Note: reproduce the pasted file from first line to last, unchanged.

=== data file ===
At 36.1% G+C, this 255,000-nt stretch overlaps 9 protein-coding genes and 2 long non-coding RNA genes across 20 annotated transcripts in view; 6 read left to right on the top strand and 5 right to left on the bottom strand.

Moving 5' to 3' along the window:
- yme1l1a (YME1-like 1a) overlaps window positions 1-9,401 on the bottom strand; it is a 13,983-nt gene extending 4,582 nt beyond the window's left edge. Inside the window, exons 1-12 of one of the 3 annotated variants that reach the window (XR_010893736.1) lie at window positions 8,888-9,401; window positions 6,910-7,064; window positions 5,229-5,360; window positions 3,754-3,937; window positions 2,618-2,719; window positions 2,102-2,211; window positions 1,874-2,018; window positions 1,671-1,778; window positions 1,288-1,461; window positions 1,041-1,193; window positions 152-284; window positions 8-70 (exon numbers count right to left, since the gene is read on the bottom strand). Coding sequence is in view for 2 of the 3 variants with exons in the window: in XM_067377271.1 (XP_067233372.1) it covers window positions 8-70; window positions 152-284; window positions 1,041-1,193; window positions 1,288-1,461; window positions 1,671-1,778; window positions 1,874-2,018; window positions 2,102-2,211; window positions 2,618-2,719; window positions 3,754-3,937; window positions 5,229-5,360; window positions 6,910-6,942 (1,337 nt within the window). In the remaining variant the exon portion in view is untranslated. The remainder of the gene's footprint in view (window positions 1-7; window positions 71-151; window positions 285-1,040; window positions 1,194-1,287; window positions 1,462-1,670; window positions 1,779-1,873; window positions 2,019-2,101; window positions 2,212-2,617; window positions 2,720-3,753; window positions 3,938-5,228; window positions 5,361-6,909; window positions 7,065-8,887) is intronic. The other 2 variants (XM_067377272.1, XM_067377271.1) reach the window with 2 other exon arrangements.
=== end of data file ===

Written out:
At 36.1% G+C, this 255,000-nt stretch overlaps 9 protein-coding genes and 2 long non-coding RNA genes across 20 annotated transcripts in view; 6 read left to right on the top strand and 5 right to left on the bottom strand.

Moving 5' to 3' along the window:
- yme1l1a (YME1-like 1a) overlaps window positions 1-9,401 on the bottom strand; it is a 13,983-nt gene extending 4,582 nt beyond the window's left edge. Inside the window, exons 1-12 of one of the 3 annotated variants that reach the window (XR_010893736.1) lie at window positions 8,888-9,401; window positions 6,910-7,064; window positions 5,229-5,360; window positions 3,754-3,937; window positions 2,618-2,719; window positions 2,102-2,211; window positions 1,874-2,018; window positions 1,671-1,778; window positions 1,288-1,461; window positions 1,041-1,193; window positions 152-284; window positions 8-70 (exon numbers count right to left, since the gene is read on the bottom strand). Coding sequence is in view for 2 of the 3 variants with exons in the window: in XM_067377271.1 (XP_067233372.1) it covers window positions 8-70; window positions 152-284; window positions 1,041-1,193; window positions 1,288-1,461; window positions 1,671-1,778; window positions 1,874-2,018; window positions 2,102-2,211; window positions 2,618-2,719; window positions 3,754-3,937; window positions 5,229-5,360; window positions 6,910-6,942 (1,337 nt within the window). In the remaining variant the exon portion in view is untranslated. The remainder of the gene's footprint in view (window positions 1-7; window positions 71-151; window positions 285-1,040; window positions 1,194-1,287; window positions 1,462-1,670; window positions 1,779-1,873; window positions 2,019-2,101; window positions 2,212-2,617; window positions 2,720-3,753; window positions 3,938-5,228; window positions 5,361-6,909; window positions 7,065-8,887) is intronic. The other 2 variants (XM_067377272.1, XM_067377271.1) reach the window with 2 other exon arrangements.